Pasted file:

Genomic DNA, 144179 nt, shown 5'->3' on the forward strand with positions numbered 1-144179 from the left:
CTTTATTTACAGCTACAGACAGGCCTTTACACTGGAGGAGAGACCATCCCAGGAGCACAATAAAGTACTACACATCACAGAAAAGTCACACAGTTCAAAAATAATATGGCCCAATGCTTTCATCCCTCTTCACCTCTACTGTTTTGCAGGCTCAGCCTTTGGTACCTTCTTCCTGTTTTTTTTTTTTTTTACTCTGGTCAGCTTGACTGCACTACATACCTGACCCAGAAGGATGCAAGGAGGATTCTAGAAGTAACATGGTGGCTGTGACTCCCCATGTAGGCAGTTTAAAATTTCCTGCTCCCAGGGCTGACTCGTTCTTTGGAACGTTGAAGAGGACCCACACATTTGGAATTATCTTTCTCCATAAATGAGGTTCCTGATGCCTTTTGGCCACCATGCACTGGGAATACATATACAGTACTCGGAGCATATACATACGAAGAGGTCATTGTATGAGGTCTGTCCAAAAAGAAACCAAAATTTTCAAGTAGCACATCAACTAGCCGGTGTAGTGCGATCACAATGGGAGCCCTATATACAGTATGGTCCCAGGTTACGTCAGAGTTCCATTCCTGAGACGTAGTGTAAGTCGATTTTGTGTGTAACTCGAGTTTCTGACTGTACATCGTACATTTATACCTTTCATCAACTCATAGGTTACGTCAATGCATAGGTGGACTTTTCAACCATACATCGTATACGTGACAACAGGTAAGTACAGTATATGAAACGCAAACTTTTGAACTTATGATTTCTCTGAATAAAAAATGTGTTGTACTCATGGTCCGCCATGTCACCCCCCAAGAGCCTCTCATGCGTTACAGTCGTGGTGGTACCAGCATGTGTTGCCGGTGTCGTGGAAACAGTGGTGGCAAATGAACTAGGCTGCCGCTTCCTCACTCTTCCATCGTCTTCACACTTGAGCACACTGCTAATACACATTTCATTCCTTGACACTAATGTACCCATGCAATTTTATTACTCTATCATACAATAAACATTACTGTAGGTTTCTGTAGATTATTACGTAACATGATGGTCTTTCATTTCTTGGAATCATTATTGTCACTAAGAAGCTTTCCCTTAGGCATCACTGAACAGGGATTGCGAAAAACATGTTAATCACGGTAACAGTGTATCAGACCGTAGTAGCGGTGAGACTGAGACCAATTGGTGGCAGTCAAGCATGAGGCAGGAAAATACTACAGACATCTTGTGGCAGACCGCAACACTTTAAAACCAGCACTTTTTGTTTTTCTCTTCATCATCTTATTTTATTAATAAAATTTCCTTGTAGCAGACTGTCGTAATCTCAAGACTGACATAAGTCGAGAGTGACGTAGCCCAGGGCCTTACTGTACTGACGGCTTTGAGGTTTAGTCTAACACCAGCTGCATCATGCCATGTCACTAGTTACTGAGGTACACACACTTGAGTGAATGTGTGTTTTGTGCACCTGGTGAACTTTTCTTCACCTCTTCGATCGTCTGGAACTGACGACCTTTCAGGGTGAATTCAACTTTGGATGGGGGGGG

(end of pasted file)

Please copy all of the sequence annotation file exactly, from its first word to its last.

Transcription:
Genomic DNA, 144179 nt, shown 5'->3' on the forward strand with positions numbered 1-144179 from the left:
CTTTATTTACAGCTACAGACAGGCCTTTACACTGGAGGAGAGACCATCCCAGGAGCACAATAAAGTACTACACATCACAGAAAAGTCACACAGTTCAAAAATAATATGGCCCAATGCTTTCATCCCTCTTCACCTCTACTGTTTTGCAGGCTCAGCCTTTGGTACCTTCTTCCTGTTTTTTTTTTTTTTTACTCTGGTCAGCTTGACTGCACTACATACCTGACCCAGAAGGATGCAAGGAGGATTCTAGAAGTAACATGGTGGCTGTGACTCCCCATGTAGGCAGTTTAAAATTTCCTGCTCCCAGGGCTGACTCGTTCTTTGGAACGTTGAAGAGGACCCACACATTTGGAATTATCTTTCTCCATAAATGAGGTTCCTGATGCCTTTTGGCCACCATGCACTGGGAATACATATACAGTACTCGGAGCATATACATACGAAGAGGTCATTGTATGAGGTCTGTCCAAAAAGAAACCAAAATTTTCAAGTAGCACATCAACTAGCCGGTGTAGTGCGATCACAATGGGAGCCCTATATACAGTATGGTCCCAGGTTACGTCAGAGTTCCATTCCTGAGACGTAGTGTAAGTCGATTTTGTGTGTAACTCGAGTTTCTGACTGTACATCGTACATTTATACCTTTCATCAACTCATAGGTTACGTCAATGCATAGGTGGACTTTTCAACCATACATCGTATACGTGACAACAGGTAAGTACAGTATATGAAACGCAAACTTTTGAACTTATGATTTCTCTGAATAAAAAATGTGTTGTACTCATGGTCCGCCATGTCACCCCCCAAGAGCCTCTCATGCGTTACAGTCGTGGTGGTACCAGCATGTGTTGCCGGTGTCGTGGAAACAGTGGTGGCAAATGAACTAGGCTGCCGCTTCCTCACTCTTCCATCGTCTTCACACTTGAGCACACTGCTAATACACATTTCATTCCTTGACACTAATGTACCCATGCAATTTTATTACTCTATCATACAATAAACATTACTGTAGGTTTCTGTAGATTATTACGTAACATGATGGTCTTTCATTTCTTGGAATCATTATTGTCACTAAGAAGCTTTCCCTTAGGCATCACTGAACAGGGATTGCGAAAAACATGTTAATCACGGTAACAGTGTATCAGACCGTAGTAGCGGTGAGACTGAGACCAATTGGTGGCAGTCAAGCATGAGGCAGGAAAATACTACAGACATCTTGTGGCAGACCGCAACACTTTAAAACCAGCACTTTTTGTTTTTCTCTTCATCATCTTATTTTATTAATAAAATTTCCTTGTAGCAGACTGTCGTAATCTCAAGACTGACATAAGTCGAGAGTGACGTAGCCCAGGGCCTTACTGTACTGACGGCTTTGAGGTTTAGTCTAACACCAGCTGCATCATGCCATGTCACTAGTTACTGAGGTACACACACTTGAGTGAATGTGTGTTTTGTGCACCTGGTGAACTTTTCTTCACCTCTTCGATCGTCTGGAACTGACGACCTTTCAGGGTGAATTCAACTTTGGATGGGGGGGG